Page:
Familiar striking shapes and bright colours retain a strong following despite a fall in demand from the 1980s-90s heyday.
Extracted from Antiques Trade Gazette | Noelle McElhatton
Can the heady heights of demand for Clarice Cliff ever be revisited?
A test of that market will happen on March 20 when, as part of its Clarice Cliff, Art Deco & Design sale, Woolley & Wallis in Salisbury will offer nearly 90 Clarice lots from two private collections. The designer’s three key decorative themes – landscapes, florals and geometrics – are all represented.
One of the collections was assembled from the 1980s to the early 1990s – the heyday of Clarice Cliff collecting – and is a cross-section of the designer’s output. The other involved the more selective acquisition of top-of-the-range pieces in the late 1990s.
At the time, W&W 20th century design specialist Michael Jeffery was working at Christie’s South Kensington. Stand-alone Clarice auctions at CSK, launched in 1983, were already a decade old when he joined as a porter straight from university in 1992. The sales, including the first single-owner Clarice auction in 1999, the centenary of the designer’s birth, fuelled a collecting fervour, aided by highly active collecting clubs.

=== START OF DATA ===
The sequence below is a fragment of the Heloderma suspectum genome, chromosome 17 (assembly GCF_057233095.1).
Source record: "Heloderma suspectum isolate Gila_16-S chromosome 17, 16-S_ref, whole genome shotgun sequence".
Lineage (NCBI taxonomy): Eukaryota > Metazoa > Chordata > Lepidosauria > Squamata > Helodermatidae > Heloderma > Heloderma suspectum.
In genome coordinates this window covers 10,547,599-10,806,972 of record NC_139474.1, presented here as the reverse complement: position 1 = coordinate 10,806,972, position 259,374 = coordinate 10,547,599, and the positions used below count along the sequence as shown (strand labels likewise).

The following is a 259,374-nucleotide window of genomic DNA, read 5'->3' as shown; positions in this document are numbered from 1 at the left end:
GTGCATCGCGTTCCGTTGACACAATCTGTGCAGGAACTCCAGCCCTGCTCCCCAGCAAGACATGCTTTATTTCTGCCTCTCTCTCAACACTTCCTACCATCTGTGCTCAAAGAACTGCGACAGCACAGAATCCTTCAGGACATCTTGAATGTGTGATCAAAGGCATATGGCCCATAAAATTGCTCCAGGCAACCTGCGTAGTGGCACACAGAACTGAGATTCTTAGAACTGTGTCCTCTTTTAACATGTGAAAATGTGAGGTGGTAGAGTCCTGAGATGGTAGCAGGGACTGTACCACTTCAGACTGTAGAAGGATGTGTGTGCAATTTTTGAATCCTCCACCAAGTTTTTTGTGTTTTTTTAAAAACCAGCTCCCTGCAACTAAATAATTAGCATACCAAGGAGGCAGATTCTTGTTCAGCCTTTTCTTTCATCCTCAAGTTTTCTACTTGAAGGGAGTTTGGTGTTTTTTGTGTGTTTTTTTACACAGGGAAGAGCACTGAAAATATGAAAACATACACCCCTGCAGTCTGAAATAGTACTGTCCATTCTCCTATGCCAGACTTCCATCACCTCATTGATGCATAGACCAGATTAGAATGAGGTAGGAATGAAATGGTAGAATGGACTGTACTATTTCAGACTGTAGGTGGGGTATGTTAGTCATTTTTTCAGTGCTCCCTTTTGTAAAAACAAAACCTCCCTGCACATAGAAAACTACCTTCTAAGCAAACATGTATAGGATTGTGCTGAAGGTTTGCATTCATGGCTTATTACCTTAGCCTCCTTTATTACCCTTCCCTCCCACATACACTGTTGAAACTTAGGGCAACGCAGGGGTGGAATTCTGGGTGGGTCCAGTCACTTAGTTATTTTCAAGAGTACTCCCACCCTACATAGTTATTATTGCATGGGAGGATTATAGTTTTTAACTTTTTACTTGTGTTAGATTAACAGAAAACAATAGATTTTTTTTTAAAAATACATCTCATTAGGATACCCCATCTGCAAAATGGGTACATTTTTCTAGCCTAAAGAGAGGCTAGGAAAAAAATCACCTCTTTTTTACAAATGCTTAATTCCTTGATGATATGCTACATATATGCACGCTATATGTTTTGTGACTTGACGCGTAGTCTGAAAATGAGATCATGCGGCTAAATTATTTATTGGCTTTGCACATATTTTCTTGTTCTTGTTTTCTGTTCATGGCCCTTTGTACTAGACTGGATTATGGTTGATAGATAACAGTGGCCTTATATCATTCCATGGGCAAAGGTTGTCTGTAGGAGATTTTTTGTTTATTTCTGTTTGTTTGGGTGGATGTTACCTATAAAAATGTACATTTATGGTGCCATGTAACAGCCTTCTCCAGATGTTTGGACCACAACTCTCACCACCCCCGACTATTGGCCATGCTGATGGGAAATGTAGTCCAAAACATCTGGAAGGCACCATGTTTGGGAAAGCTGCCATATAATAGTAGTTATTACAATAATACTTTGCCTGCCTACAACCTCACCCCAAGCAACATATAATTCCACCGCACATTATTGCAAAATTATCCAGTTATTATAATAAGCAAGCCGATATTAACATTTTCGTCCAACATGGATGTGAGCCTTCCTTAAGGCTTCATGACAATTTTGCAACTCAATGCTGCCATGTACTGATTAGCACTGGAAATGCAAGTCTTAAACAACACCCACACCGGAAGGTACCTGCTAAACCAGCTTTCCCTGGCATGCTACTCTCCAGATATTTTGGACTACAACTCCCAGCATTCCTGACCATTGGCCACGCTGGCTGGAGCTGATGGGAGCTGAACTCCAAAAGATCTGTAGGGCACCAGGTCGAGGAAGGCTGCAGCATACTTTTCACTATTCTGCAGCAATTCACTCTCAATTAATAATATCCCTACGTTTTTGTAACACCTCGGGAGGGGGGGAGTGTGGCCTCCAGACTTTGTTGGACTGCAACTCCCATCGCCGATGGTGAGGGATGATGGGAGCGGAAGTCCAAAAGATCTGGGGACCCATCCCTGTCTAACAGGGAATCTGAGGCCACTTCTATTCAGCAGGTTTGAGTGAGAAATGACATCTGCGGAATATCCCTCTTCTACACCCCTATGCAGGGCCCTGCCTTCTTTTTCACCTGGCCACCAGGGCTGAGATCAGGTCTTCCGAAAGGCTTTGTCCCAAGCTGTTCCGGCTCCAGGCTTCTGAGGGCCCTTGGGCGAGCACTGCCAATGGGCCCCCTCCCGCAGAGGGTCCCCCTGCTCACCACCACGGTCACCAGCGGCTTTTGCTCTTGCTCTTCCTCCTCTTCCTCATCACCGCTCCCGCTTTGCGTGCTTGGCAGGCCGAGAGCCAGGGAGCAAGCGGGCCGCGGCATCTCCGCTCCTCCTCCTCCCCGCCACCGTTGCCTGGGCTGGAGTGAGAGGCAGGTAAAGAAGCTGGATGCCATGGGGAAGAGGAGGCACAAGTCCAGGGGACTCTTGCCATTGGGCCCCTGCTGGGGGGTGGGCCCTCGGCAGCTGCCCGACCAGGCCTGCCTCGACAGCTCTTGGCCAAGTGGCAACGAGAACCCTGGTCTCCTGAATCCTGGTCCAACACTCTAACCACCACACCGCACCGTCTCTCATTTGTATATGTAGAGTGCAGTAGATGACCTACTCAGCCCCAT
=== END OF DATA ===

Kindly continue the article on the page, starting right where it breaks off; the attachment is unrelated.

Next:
“The Clarice Cliff collecting market has grown older with me,” says Jeffrey, who marks 16 years at W&W this year. “Though the market has come down since the mid-2000s, there is still a very strong following for Clarice’s bright colours and strong shapes, with younger collectors coming through.”
He hopes that having a critical mass of 88 pieces with estimates from £120-5000 will encourage collectors to travel to the sale, echoing the journeys to Clarice auctions of the past. “It’s always been a very social collecting field,” he notes.
At the top end of expectations is a Fantasque Bizarre 17in (44cm) wall charger in the Red Trees and House pattern painted radially, with six repeats in coral red, black and emerald green.
Purchased by the consignor at a CSK auction in April 1995, “it would grace the wall of any collector and at a £3000-5000 estimate, is still a bargain for a modern British artist”, says Jeffrey. Estimated at £200-300, a Tennis pattern Stamford milk-jug and sugar basin “is one of my favourite lots in the auction, showing Clarice at her best”, he adds.
“Tennis is one of Clarice’s early 1929 abstract patterns which has been carefully painted on a shape inspired by a silver tea set designed by Tétard Frères.”
Although the jug and bowl are small and originally part of a tea set, “the painter, or ‘Bizarre Girl’ as Clarice’s female decorators were known, has obviously taken time to carefully paint both pieces on all sides”.